The deadly conflict in South Sudan, itself the culmination of a long-running power struggle within the ruling Sudan People’s Liberation Movement, is increasingly drawing in neighboring countries driven by disparate security and economic interests, further complicating the crisis and efforts to reach a resolution.
The U.N. has accused both sides of South Sudan’s split of committing human rights abuses in the conflict, which has so far claimed an unknown number of lives, displaced an estimated 900,000 people both inside and outside the country and shows no signs of letting up. An agreement to cease hostilities was violated even before its ink dried, jeopardizing an already faltering mediation process led by the Intergovernmental Authority on Development (IGAD) in Addis Ababa, Ethiopia.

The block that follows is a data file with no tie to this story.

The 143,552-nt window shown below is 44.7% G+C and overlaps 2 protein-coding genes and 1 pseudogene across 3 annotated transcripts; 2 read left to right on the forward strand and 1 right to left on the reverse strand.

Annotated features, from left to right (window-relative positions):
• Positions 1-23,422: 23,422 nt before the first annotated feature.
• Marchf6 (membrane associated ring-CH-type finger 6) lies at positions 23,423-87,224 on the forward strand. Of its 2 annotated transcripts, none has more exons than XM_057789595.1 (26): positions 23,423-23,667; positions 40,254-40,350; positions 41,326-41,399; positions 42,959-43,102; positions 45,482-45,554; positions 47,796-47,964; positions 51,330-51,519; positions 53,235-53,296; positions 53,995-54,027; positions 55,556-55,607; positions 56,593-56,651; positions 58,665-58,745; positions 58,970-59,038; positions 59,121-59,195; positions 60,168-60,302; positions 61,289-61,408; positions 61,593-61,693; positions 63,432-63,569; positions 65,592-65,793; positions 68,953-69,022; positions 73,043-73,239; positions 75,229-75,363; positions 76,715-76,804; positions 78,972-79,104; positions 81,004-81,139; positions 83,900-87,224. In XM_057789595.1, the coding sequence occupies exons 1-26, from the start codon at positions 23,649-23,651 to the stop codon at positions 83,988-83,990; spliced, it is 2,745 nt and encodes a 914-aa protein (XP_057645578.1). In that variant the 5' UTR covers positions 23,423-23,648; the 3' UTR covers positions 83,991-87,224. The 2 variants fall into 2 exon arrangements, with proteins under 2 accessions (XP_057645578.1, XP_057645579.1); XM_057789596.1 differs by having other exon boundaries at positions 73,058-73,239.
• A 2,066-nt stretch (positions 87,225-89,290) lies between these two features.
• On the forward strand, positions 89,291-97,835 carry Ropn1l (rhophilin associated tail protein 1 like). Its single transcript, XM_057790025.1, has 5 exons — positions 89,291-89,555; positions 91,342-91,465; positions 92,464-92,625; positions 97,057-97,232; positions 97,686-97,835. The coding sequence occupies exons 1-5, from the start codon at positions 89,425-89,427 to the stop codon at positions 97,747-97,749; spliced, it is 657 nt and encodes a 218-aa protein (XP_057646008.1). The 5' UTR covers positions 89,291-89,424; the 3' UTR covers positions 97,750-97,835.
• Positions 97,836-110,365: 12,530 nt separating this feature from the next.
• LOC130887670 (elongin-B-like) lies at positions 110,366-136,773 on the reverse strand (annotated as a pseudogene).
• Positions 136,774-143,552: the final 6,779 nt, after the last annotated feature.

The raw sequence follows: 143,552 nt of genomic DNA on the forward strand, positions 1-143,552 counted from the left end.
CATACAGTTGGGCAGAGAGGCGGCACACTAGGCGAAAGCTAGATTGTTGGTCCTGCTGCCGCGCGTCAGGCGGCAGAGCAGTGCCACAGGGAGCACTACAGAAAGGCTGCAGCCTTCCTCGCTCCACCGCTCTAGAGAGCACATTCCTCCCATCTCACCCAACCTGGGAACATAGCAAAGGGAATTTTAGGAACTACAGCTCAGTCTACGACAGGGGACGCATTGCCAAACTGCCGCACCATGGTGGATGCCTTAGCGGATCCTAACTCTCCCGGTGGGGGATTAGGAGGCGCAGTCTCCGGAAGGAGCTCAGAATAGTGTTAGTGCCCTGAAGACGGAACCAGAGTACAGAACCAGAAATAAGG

Uganda was the first of South Sudan’s neighbors to intervene militarily, sending an estimated 4,500 soldiers to the country within four days of the outbreak of fighting there on Dec. 15. Uganda was compelled, Kampala insists, by a distress call from South Sudan’s embattled President Salva Kiir and requests from the U.N., Washington and London to step in.